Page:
University of Georgia College of Agricultural and Environmental Sciences students know a lot about the science of food and how it’s grown, but often less about the art of cuisine.
The College of Coastal Georgia (CCG) in Brunswick, Georgia, is now offering CAES students – and other students in Georgia undergraduate or graduate programs – a crash course in the culinary arts to accompany their degree.
CCG’s one-month “Intensive Culinary Experience” (ICE) will fit into UGA’s May term and provide students with an inside look at the basics of culinary theory and technique. Students will learn from the instructors at CCG’s highly sought-after culinary arts program.
“The ICE program is a great complement to our food science students’ learning experience. Many of our students seek careers in food product development, so the culinary arts perfectly matches their scientific knowledge of food chemistry, microbiology and processing,” said Jose Reyes, associate professor and undergraduate coordinator in the CAES Department of Food Science and Technology.
“This program was initially conceived for CCG culinary arts graduates to transfer to UGA and get a food science degree, but it quickly became obvious that our food science and other CAES students would also greatly benefit from it. Dean William Mounts, from CCG, has tirelessly championed this and we look forward to having the first group of CAES students participate in it in May 2017.”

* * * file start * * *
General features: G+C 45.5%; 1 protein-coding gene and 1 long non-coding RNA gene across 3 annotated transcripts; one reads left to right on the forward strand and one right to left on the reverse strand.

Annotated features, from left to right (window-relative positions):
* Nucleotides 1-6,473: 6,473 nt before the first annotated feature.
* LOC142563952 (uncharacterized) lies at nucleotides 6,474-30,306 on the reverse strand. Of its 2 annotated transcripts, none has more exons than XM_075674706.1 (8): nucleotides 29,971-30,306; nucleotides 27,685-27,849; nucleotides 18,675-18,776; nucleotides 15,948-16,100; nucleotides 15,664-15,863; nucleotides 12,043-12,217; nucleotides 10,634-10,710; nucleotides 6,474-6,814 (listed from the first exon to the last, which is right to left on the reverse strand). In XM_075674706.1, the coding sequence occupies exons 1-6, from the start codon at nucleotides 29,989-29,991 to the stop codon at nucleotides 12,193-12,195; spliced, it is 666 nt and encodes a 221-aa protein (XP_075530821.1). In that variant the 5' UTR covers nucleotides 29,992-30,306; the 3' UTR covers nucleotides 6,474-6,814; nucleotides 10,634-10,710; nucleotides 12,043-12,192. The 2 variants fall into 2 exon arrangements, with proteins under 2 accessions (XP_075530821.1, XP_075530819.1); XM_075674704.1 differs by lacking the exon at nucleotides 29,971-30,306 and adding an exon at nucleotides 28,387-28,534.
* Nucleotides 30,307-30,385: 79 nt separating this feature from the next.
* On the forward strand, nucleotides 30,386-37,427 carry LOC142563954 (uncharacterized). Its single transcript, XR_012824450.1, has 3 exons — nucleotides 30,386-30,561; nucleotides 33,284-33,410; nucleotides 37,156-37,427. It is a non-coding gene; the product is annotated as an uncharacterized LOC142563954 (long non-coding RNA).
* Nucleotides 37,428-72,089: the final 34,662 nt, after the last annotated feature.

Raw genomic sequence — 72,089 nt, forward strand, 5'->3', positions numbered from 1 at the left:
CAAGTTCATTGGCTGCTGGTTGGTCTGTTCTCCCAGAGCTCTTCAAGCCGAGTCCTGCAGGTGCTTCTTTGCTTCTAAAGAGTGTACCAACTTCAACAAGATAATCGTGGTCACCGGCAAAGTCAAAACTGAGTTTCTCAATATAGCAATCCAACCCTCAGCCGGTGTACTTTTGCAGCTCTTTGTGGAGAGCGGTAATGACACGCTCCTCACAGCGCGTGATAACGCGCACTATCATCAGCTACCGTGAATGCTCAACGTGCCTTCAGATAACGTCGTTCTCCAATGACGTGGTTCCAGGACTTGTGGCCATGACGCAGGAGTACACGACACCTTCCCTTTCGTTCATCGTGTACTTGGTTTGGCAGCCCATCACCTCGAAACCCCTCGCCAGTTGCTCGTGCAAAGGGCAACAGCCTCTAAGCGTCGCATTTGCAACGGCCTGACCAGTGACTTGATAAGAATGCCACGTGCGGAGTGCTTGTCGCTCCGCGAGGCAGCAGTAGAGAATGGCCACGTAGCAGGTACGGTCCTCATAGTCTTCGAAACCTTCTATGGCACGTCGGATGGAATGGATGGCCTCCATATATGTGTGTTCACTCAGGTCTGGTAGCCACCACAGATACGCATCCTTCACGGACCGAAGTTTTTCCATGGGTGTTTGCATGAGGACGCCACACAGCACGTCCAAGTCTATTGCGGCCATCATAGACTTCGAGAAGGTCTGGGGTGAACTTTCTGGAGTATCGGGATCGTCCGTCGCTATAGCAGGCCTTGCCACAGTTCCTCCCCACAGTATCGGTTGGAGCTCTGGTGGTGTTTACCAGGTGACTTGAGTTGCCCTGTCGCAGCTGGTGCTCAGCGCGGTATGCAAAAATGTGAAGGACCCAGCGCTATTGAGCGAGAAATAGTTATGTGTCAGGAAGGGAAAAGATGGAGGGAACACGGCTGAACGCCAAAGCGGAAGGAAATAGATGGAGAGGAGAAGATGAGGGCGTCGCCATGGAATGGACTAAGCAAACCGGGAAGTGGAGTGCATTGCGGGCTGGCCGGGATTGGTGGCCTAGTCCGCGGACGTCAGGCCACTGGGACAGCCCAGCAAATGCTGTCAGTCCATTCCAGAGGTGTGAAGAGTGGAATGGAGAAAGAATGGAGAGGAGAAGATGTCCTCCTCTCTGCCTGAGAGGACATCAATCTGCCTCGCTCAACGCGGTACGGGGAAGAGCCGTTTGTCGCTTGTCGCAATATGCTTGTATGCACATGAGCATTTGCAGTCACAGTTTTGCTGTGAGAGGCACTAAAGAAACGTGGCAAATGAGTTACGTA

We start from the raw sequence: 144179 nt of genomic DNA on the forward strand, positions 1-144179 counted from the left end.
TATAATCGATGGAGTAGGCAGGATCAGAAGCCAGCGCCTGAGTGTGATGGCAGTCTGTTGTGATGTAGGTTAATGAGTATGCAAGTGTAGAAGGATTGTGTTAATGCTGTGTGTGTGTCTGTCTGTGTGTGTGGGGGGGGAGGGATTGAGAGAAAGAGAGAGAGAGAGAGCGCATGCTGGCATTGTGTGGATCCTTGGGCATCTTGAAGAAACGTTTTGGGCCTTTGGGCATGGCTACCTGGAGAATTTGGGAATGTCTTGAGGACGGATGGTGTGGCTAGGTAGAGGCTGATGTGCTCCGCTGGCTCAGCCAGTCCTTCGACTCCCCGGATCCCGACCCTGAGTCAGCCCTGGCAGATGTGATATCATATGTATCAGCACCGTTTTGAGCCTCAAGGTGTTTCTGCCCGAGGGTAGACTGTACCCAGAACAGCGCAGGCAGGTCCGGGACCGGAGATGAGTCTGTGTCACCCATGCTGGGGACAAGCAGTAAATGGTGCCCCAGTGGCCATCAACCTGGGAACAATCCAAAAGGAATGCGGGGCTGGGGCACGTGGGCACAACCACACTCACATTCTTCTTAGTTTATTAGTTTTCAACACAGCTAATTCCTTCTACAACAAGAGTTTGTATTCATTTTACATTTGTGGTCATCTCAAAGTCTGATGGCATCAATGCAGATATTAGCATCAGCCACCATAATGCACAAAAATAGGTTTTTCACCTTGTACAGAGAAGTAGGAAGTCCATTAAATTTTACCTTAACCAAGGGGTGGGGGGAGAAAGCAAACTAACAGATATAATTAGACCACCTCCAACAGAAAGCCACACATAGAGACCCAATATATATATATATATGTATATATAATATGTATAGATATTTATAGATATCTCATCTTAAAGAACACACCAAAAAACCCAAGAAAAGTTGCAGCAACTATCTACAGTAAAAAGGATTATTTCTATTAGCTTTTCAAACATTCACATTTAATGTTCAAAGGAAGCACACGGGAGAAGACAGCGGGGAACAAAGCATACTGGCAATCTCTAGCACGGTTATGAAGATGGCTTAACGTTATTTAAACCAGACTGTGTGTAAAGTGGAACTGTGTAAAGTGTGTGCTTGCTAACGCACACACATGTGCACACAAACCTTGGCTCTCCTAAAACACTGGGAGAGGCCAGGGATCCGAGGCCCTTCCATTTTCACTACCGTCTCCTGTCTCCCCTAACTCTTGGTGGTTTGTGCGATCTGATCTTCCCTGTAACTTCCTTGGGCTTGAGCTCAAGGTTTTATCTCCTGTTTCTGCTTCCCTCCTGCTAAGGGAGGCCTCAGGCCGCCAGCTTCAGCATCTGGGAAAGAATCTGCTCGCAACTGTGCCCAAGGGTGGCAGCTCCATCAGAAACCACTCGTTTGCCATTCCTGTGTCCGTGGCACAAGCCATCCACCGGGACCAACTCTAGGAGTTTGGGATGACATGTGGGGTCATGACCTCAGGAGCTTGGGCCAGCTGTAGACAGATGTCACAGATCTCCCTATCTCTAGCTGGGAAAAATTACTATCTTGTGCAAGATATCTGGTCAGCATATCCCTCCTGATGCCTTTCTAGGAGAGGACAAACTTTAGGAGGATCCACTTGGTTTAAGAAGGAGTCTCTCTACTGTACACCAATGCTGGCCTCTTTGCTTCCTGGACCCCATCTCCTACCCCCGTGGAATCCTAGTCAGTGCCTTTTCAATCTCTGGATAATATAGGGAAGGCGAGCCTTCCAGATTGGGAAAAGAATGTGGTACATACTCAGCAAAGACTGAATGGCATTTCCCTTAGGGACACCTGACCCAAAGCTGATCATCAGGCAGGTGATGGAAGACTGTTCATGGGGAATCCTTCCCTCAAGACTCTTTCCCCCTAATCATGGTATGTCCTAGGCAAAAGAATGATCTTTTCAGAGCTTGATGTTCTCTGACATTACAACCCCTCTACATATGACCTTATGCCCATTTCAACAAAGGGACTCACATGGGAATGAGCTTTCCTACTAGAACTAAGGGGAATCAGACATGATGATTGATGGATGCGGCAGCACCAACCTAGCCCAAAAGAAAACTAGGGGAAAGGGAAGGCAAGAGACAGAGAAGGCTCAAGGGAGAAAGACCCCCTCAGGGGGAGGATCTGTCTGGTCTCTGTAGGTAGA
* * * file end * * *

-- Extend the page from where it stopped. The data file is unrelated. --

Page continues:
In November, Chef Steve Ingersoll came to the CAES Department of Food Science and Technology for a culinary demonstration and to tempt hungry food science students to go to Brunswick this May.
“I think it helps to see how their products are going to be used in the kitchen, and it may spur them to develop new products or modify existing products so they work better,” Ingersoll said. “Plus, it’s just a great way to see how it works. To me, it seems a person in food science should know how to cook.”
The ICE program features an accelerated culinary curriculum that includes theory, cooking techniques, knife skills and pastry baking. The program is open to all undergraduate or graduate students who feel that culinary knowledge would benefit their career paths.
Students who participate in the program will enroll in CCG as transient students and will receive four credit hours that will fully transfer to UGA.
For more information about the ICE program, email CCG’s Walter Wright at firstname.lastname@example.org. The deadline to apply to the ICE program is April 1, but space is limited, so applying early is encouraged.
CCG is a public, four-year institution located in Brunswick, about 15 minutes from the beaches of St. Simons Island, Georgia. Prospective students can visit www.ccga.edu for more information.
For more information about the Department of Food Science and Technology at the UGA College of Agricultural and Environmental Sciences, visit www.foodscience.caes.uga.edu.